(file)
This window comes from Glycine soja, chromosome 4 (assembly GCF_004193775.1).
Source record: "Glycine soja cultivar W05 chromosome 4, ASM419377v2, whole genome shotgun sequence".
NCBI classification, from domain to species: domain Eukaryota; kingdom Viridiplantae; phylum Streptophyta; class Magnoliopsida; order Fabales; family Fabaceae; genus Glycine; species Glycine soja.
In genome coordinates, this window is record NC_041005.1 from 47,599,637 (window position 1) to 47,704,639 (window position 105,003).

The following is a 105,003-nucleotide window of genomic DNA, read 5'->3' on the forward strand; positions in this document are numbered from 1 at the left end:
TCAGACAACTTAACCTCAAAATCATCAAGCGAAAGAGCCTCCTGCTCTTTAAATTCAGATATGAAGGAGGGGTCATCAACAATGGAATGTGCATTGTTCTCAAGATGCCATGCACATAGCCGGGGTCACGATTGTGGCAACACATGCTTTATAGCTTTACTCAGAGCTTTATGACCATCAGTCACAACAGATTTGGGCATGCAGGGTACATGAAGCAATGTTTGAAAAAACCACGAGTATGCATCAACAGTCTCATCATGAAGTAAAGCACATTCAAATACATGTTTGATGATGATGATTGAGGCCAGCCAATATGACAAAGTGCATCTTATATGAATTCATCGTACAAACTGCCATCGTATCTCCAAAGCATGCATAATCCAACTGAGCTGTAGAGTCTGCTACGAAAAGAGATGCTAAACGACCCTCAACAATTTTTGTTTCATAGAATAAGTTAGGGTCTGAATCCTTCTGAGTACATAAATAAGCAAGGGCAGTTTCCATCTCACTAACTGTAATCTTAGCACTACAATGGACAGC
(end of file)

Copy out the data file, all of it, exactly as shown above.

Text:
This window comes from Glycine soja, chromosome 4 (assembly GCF_004193775.1).
Source record: "Glycine soja cultivar W05 chromosome 4, ASM419377v2, whole genome shotgun sequence".
NCBI classification, from domain to species: domain Eukaryota; kingdom Viridiplantae; phylum Streptophyta; class Magnoliopsida; order Fabales; family Fabaceae; genus Glycine; species Glycine soja.
In genome coordinates, this window is record NC_041005.1 from 47,599,637 (window position 1) to 47,704,639 (window position 105,003).

The following is a 105,003-nucleotide window of genomic DNA, read 5'->3' on the forward strand; positions in this document are numbered from 1 at the left end:
TCAGACAACTTAACCTCAAAATCATCAAGCGAAAGAGCCTCCTGCTCTTTAAATTCAGATATGAAGGAGGGGTCATCAACAATGGAATGTGCATTGTTCTCAAGATGCCATGCACATAGCCGGGGTCACGATTGTGGCAACACATGCTTTATAGCTTTACTCAGAGCTTTATGACCATCAGTCACAACAGATTTGGGCATGCAGGGTACATGAAGCAATGTTTGAAAAAACCACGAGTATGCATCAACAGTCTCATCATGAAGTAAAGCACATTCAAATACATGTTTGATGATGATGATTGAGGCCAGCCAATATGACAAAGTGCATCTTATATGAATTCATCGTACAAACTGCCATCGTATCTCCAAAGCATGCATAATCCAACTGAGCTGTAGAGTCTGCTACGAAAAGAGATGCTAAACGACCCTCAACAATTTTTGTTTCATAGAATAAGTTAGGGTCTGAATCCTTCTGAGTACATAAATAAGCAAGGGCAGTTTCCATCTCACTAACTGTAATCTTAGCACTACAATGGACAGC